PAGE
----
Trail is beautiful but would be very scary if I shared with a horse. If I had a horse I would be afraid on the section from Sand Siding Road to Swopes Valley Rd.About a 50 ft.drop to creek !! WHOAA!! Many hoof divots on that section makes for a bumpy ride.All in all, nice ride except for the aforementioned.
I didn't ride the whole trail (I skipped the part the runs along the active roadway). It was nice enough. A couple of new bridges to cross the streams. Some nice off-shoots into woods.
What I didn't like was that a section of the trail (maybe a mile or so) is on an old, abandoned road. Tolerable, but spoils the mood.
If I were in the area I would definitely ride it again. But I wouldn't drive out of my way a second time to go there.
I enjoyed my ride but was disappointed with the surface of the trail. The old route 72 road should be replaced with crushed stone and the last section of the trail looks unmaintained. Swatara park is building new trails and doing a lot of very nice things but they should address this trail before building anymore. I wouldn't think it would take all that much. I will ride this trail again but Lebanon Valley is a lot better.
The directions to picking up the northern end of the trail head near the Hampton Inn were really confusing. Looking "behind the Hampton Inn" there was nothing but a large field. Couldn't find the trailhead, so we moved on down the road until we saw an open spot on the side of the road near the trail. Then we biked back on the trail toward the Hampton Inn to see where the trailhead actually was. The 'trailhead' is simply part of a large field, nearly indiscernible from the rest of the large field. if you do decide to start there, drive toward the back of the Hotel and, before getting clear to the back, notice the buildings to your right. There's a path there. Just get on it and go as far as you can. Then turn right again, and you're on the 'trail'. Mostly grass and dirt for a mile or so. Then you'll pick up a decent crushed gravel path through the very shady and pleasant woods. After another 2-3 miles, you'll come to what appears to be a little-used road--unmarked and going either right or left. Either way has some fairly significant hills. Since we were just looking for a leisurely, flat trail, we turned around at that point. The part we did do was fairly pleasant; but since we thought we were getting a typical flat, crushed stone rail trail, we were pretty disappointed that we only got a 10-mile ride fitting that description. But if you're looking for a variety of trail surfaces and some hills and shade, you might enjoy this trail.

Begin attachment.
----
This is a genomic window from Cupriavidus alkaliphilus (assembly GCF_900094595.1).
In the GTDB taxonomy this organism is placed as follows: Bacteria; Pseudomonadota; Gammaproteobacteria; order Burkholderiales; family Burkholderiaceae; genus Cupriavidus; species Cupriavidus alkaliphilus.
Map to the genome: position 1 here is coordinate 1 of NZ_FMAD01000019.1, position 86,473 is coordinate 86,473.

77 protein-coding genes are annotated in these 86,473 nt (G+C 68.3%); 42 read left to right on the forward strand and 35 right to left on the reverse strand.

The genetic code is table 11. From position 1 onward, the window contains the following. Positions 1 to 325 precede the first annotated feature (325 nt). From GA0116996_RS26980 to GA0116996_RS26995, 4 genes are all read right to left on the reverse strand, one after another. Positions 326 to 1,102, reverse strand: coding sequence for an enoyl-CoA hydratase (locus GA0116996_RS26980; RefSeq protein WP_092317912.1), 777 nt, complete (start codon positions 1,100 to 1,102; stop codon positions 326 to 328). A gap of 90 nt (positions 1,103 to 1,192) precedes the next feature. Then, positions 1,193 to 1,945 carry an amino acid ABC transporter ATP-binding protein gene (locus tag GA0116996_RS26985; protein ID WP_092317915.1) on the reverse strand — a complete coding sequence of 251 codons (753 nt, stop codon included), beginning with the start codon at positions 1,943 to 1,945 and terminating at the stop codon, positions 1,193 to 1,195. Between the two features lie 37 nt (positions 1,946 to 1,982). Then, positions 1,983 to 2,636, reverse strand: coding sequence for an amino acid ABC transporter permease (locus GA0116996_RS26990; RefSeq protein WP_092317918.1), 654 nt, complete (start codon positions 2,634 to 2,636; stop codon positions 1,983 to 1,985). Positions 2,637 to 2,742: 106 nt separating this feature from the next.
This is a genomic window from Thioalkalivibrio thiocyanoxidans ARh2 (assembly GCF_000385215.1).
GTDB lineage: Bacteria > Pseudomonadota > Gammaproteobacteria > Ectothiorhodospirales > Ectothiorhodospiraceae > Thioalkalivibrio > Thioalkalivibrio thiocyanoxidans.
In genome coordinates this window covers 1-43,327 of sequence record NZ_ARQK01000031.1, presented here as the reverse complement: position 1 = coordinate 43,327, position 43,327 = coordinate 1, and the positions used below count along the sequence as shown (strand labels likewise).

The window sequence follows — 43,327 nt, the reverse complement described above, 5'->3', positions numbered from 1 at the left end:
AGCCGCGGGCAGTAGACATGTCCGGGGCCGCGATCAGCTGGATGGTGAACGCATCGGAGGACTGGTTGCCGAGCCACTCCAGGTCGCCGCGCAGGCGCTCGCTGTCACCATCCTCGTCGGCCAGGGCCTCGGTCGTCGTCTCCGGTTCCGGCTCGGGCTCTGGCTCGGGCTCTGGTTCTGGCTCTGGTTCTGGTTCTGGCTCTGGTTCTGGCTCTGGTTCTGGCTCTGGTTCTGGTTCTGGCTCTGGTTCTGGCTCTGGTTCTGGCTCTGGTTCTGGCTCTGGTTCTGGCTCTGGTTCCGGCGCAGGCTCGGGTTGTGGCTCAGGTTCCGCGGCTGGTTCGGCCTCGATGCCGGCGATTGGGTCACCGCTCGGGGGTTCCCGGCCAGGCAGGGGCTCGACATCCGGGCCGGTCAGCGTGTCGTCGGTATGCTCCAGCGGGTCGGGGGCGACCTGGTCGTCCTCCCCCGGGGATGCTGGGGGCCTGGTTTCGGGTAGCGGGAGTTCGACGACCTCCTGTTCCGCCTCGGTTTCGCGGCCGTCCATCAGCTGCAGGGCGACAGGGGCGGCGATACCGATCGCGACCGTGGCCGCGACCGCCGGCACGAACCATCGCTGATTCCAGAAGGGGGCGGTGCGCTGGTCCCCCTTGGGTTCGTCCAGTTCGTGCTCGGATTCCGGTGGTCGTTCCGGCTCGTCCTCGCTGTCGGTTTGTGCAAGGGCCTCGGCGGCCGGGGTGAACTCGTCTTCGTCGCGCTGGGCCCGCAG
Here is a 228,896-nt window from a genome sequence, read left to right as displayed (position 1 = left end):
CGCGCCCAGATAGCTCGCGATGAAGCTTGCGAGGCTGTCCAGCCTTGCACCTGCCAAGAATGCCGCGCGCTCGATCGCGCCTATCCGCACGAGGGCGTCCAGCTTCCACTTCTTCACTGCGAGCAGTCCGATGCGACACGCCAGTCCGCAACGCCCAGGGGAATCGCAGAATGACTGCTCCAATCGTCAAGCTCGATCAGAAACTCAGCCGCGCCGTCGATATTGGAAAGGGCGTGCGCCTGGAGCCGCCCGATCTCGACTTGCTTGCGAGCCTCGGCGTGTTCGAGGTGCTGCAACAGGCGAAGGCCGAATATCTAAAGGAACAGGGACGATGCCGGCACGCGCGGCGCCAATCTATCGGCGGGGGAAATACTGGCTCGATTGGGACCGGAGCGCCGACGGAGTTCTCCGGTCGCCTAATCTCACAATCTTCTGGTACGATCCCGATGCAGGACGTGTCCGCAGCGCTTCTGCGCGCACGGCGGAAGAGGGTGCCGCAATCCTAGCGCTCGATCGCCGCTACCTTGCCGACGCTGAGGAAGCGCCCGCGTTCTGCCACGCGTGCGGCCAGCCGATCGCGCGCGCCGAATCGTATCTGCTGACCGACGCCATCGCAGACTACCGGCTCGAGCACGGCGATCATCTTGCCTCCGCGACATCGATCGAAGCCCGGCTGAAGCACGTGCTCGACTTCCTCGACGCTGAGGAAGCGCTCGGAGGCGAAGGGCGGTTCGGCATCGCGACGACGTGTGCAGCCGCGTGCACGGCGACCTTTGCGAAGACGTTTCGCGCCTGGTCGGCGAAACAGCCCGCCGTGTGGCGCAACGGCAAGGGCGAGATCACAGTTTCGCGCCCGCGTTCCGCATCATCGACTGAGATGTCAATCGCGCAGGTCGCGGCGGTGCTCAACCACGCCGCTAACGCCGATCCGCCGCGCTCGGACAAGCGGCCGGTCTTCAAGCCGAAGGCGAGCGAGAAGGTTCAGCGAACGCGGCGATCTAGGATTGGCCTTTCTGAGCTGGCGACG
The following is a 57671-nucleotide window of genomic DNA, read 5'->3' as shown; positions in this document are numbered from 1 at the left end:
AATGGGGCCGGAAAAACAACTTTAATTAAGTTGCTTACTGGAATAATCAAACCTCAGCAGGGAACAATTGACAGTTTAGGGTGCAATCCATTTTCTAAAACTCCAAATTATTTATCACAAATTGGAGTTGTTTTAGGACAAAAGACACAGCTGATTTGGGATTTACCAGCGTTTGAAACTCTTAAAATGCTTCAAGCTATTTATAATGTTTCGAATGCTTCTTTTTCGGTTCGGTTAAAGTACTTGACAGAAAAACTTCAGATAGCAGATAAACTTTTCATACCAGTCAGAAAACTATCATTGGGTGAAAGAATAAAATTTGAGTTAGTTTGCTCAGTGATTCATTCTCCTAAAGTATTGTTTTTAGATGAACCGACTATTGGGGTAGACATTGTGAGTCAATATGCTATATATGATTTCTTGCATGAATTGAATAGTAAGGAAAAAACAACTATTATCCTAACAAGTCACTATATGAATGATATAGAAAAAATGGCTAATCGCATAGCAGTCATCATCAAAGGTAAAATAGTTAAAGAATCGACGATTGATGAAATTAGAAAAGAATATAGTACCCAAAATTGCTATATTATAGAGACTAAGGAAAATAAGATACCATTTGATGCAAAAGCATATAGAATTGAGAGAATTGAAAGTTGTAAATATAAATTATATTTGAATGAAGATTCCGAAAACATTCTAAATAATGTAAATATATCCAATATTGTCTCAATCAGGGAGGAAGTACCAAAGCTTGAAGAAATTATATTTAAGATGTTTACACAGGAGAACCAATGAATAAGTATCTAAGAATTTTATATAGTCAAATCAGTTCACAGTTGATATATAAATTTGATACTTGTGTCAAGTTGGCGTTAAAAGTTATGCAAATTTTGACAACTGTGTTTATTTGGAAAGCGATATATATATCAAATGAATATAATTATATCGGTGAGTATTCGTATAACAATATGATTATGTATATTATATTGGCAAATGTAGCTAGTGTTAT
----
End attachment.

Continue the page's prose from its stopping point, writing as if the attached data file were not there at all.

We had read that the bike folks do not like the horse riders. We found that to be very true. We were so nice to bikers that we got off the trails so that they could have the entire trail. Some of the bikers were appreciative but others were just RUDE !... They would not say a word to us and rode by as fast as they could. Everyone needs to share the trails.
This trail would have a five star rating if it weren't for horse's. I witnessed a biker almost being kicked by a horse. There is not enough room for horses and bike. The horse manure is disgusting and you are always having to dodge that. The trail is fool of holes thanks to the horses. I couldn't imagine what the horses would do if kids were riding bike and got excited and squealed in delight because they saw a horse... The child may get kicked. This trail should not allow horse at all.